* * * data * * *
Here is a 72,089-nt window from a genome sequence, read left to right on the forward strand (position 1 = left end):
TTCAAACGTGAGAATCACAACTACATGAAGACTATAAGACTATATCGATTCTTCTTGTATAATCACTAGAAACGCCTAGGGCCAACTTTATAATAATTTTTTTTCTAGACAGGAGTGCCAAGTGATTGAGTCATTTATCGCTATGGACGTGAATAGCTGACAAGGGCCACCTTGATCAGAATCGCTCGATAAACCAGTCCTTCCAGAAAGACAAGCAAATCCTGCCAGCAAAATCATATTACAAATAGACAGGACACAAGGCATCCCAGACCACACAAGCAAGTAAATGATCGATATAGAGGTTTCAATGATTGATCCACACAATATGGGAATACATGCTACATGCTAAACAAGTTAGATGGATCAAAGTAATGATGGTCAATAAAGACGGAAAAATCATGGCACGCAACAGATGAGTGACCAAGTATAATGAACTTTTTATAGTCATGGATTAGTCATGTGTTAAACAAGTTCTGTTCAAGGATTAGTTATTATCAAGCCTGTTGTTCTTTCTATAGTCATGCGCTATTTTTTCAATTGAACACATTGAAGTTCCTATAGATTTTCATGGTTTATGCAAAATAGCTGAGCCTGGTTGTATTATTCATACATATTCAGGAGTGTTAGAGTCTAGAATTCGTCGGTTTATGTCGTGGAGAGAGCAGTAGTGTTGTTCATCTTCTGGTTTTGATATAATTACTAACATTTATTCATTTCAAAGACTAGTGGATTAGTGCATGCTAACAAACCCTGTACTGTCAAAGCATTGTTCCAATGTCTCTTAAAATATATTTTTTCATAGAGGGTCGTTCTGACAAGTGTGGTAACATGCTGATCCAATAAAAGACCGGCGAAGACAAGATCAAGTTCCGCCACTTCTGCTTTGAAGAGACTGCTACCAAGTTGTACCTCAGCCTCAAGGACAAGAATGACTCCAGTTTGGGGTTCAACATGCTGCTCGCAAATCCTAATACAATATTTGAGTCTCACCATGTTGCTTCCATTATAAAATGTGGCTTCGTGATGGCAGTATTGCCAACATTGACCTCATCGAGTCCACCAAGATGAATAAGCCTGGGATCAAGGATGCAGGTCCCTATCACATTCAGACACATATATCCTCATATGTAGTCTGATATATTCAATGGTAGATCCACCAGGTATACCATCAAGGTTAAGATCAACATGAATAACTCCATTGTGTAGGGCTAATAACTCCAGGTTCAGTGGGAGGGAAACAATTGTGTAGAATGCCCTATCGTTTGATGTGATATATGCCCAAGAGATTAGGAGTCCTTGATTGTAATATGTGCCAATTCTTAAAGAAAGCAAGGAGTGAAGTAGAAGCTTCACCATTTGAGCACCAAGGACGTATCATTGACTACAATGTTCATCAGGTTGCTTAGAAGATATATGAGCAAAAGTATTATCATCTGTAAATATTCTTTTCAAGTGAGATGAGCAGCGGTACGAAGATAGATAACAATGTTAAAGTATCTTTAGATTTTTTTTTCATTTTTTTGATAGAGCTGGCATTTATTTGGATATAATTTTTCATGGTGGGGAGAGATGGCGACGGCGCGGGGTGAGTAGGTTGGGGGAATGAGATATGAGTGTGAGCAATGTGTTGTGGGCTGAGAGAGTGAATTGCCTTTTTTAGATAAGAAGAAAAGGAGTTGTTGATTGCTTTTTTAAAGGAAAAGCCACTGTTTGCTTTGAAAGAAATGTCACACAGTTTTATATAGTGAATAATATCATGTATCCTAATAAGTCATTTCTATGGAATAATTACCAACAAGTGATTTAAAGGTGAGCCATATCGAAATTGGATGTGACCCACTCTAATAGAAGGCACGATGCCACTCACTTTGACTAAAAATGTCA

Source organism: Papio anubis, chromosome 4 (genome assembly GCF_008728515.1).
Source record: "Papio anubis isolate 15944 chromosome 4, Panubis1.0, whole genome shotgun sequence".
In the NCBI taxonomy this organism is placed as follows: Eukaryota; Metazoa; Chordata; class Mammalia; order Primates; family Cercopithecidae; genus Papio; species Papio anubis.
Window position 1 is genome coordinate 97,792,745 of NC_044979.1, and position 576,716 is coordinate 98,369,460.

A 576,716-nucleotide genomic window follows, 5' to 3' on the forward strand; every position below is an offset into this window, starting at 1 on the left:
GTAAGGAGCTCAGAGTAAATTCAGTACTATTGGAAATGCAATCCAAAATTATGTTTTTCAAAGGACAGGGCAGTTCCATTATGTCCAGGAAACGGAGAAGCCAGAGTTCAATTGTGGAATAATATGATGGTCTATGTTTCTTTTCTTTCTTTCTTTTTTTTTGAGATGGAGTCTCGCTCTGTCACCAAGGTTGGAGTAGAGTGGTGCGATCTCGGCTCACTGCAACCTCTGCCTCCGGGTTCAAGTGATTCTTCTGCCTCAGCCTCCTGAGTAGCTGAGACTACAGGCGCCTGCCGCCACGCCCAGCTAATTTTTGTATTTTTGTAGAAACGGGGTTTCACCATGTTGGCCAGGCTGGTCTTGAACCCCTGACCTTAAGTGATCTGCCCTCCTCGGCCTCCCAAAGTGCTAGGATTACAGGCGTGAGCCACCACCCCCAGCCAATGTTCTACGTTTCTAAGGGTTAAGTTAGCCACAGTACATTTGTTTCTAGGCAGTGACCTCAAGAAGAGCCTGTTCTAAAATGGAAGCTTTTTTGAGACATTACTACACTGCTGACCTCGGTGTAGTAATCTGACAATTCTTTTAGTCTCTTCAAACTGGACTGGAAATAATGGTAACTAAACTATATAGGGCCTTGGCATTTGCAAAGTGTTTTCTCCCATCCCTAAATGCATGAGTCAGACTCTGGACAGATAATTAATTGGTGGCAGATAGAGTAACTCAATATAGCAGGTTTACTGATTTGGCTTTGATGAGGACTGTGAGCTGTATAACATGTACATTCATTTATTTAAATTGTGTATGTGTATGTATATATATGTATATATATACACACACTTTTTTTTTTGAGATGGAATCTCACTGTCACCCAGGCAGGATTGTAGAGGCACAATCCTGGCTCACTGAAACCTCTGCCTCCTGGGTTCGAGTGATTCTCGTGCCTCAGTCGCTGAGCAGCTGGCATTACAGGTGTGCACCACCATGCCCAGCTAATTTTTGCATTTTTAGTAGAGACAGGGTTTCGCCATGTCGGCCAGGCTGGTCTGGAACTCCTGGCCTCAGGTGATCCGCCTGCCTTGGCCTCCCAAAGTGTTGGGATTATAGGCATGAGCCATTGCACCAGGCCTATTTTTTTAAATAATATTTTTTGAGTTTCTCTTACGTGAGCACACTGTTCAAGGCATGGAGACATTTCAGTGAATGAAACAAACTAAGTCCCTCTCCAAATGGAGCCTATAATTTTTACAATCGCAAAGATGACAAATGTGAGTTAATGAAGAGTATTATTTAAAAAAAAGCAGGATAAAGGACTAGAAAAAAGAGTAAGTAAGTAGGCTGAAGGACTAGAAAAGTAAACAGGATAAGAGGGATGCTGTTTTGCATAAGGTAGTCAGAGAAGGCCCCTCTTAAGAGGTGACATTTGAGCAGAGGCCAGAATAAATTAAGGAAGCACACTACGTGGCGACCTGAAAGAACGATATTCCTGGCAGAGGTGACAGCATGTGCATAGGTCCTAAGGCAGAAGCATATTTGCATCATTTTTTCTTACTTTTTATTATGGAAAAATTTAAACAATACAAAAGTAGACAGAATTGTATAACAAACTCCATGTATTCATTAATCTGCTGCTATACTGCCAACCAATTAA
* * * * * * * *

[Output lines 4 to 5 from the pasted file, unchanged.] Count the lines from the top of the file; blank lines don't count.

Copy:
Source record: "Papio anubis isolate 15944 chromosome 4, Panubis1.0, whole genome shotgun sequence".
In the NCBI taxonomy this organism is placed as follows: Eukaryota; Metazoa; Chordata; class Mammalia; order Primates; family Cercopithecidae; genus Papio; species Papio anubis.